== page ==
Bradford City 1
Legge 56 (OG)
Saturday 22 November, 2014
By Katie Whyatt
In a word: ouch. That was a tough one to take, as results go. I consider myself fairly astute at dealing with City-based disappointment, having had years of practice – but today? Against Gillingham, of all teams; against Peter Taylor, of all managers; and after that run of season-saving results, you know?
I don’t usually feel anything when Bradford City concede – I’m so confident in the spirit of Phil Parkinson’s squads that I always believe they’ll find the mettle to pull anything back – but today hurt like crazy. Even this setback – occurring, as it did, right at the death – was met with that trademark staunchness in the form of a last-gasp drill from Mark Yeates – but it was never going to be enough. And that sudden reversal of fortune bit hard.
70 minutes in and I, presumptuous as I am, had marked that off as a win, mentally planned out my entire match report and merrily set about demolishing the last of my brother’s Starbursts. Then 90 + 3 happened and I was sucked back into that football-induced existential crisis we’ve all been a victim of at some point: that high-walled world of what-ifs, and of soul searching; of plot-twists, helplessness and anti-heroes. Back to square one, again.
For a performance that had, until that fateful final few minutes, been marked solely by intelligence, confidence and discipline, it was an unworthy ending that left the bitterest of aftertastes.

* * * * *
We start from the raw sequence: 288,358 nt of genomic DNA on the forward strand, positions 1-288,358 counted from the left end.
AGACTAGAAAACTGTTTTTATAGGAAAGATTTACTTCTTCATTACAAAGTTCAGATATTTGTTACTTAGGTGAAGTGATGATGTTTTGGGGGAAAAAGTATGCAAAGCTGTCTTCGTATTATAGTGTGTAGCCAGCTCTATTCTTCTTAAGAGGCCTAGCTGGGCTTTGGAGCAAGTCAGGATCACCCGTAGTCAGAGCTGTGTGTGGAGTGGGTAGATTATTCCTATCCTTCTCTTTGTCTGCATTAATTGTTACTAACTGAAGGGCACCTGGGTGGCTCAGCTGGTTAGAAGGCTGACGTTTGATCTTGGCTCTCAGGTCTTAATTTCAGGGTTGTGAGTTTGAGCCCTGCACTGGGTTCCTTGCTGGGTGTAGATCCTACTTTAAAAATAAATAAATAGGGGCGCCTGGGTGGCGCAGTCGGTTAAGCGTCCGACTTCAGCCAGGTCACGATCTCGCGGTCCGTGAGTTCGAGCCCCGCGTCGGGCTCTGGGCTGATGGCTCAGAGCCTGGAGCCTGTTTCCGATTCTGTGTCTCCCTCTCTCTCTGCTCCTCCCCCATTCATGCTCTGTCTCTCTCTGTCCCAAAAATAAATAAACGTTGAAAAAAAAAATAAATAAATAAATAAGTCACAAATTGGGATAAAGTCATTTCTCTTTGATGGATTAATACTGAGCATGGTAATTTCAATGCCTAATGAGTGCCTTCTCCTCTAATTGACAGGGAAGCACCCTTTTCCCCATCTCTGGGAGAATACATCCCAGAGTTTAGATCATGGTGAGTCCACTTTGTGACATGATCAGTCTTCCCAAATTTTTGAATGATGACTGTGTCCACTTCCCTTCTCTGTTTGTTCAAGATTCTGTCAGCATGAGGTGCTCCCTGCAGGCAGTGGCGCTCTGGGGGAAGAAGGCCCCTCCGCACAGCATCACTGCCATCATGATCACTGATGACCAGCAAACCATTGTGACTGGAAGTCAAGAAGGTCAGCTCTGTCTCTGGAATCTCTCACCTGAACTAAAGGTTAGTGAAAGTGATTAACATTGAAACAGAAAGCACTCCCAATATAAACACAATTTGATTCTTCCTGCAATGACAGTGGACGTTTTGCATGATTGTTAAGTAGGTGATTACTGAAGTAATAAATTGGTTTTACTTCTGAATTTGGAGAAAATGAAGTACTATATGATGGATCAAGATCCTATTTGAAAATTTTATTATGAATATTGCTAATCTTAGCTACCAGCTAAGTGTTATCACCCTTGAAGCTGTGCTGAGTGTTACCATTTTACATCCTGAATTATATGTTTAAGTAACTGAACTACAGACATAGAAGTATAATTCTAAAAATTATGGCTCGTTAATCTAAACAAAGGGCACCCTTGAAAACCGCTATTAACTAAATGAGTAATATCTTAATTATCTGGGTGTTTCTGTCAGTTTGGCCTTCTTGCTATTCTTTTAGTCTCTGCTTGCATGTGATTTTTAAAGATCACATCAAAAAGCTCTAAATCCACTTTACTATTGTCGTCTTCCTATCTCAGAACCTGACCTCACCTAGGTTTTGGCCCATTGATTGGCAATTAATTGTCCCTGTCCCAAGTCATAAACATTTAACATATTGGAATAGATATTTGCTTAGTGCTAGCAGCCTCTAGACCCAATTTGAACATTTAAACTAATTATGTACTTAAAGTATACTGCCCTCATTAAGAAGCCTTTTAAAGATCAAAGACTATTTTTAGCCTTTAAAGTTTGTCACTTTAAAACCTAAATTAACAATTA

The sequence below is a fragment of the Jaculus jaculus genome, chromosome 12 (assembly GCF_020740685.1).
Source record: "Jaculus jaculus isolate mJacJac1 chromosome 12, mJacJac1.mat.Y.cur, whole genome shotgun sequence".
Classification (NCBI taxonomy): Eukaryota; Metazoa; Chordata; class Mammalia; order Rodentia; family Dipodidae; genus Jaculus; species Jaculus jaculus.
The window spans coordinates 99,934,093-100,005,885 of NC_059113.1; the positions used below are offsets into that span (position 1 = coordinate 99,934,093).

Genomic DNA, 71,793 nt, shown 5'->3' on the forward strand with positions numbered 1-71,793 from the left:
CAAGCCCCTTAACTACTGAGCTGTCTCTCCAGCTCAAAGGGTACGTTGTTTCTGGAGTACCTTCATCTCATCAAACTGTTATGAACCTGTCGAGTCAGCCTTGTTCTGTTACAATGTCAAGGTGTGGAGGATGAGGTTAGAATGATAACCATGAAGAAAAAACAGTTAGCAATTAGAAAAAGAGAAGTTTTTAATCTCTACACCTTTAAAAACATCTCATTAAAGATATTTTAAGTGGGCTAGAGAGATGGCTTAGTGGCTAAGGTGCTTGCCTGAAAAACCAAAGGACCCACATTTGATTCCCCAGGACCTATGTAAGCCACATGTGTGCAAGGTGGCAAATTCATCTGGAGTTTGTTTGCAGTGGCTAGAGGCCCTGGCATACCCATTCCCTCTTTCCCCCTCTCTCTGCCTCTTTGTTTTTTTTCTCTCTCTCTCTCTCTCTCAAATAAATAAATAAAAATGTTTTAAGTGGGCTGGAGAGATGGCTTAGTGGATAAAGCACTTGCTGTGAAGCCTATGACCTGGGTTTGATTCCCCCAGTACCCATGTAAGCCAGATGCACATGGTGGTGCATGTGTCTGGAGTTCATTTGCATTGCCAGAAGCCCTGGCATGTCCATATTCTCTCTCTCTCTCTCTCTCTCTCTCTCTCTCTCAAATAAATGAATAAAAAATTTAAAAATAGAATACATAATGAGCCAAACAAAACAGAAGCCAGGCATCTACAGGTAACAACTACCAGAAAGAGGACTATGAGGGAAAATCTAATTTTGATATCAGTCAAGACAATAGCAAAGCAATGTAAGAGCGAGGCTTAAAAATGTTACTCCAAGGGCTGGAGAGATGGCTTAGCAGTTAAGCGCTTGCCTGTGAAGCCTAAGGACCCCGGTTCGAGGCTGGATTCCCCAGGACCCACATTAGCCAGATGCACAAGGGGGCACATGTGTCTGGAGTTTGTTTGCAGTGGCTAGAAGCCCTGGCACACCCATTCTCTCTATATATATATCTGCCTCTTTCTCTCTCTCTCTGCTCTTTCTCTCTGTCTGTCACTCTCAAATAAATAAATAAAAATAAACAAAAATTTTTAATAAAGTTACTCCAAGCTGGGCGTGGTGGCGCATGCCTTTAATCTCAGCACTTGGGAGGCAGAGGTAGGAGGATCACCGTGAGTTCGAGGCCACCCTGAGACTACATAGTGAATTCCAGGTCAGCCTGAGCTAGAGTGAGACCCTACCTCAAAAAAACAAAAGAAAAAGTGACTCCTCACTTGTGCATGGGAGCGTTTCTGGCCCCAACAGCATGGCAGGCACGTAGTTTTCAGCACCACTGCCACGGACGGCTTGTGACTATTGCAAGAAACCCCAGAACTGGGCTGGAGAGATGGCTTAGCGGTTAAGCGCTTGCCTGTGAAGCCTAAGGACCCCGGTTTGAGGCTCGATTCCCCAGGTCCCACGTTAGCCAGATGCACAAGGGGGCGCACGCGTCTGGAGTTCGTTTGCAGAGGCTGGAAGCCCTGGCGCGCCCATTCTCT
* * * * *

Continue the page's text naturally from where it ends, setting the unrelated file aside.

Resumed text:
The Bantams will look everywhere for the cause of their descent into downfall circa-4:45pm, but they’ll find it in the most obvious of places – the mirror. Not entirely self-inflicted, exactly, but close, however steeped in injustice the result may feel. Demolishing their own handiwork, City stopped pressing, lost composure and surrendered the grit and guile that had steered them to a deserved lead, settling instead for a smaller share of the spoils as Taylor’s side finished the job in the closing stages.
After a run of games in which things had seemed to fall into place, to have their hard work undone for lacking the basics was the cruellest of prices to pay – but that’s football. And it’s never over until the final whistle.
That is the lesson Parkinson’s men will have to take from today. By the time the penny had dropped, though, it was too late. Ten nervy minutes of Gillingham dominance came to a head with just a minute of stoppage time left to play, City defending slackly to gift the corner that provided the final fatal blow. Instead of hounding for the buffer of a second goal, the Bantams’ complacency invited the visitors to a party they’d suddenly just decided to gatecrash.
Sensing the hosts’ hesitancy, the reenergised Gills rediscovered their conviction and converted one of a smattering of half-chances. Set pieces – this squad’s glaring Achilles’ heel – marked the true sucker punch, but they have only themselves to blame. They missed the chance to kill it off and paid the ultimate price.
In a welcome return to their trademark 4-4-2, City initially took the game to a staunch Gillingham side determined to weather every blow: a side whose game plan was absorption, sponge-style, peppered with bouts of clout and quality. Billy Clarke played just off the shoulder of Jon Stead and put in an impressive shift, even if his influence dulled in that frustrating second half. The cultured Filipe Morais shielded Stephen Darby and performed with a refreshing vigour and tenacity until an early collision signalled his demise; Andy Halliday shifted out wide and Billy Knott joined the combative Gary Liddle in the centre of the park.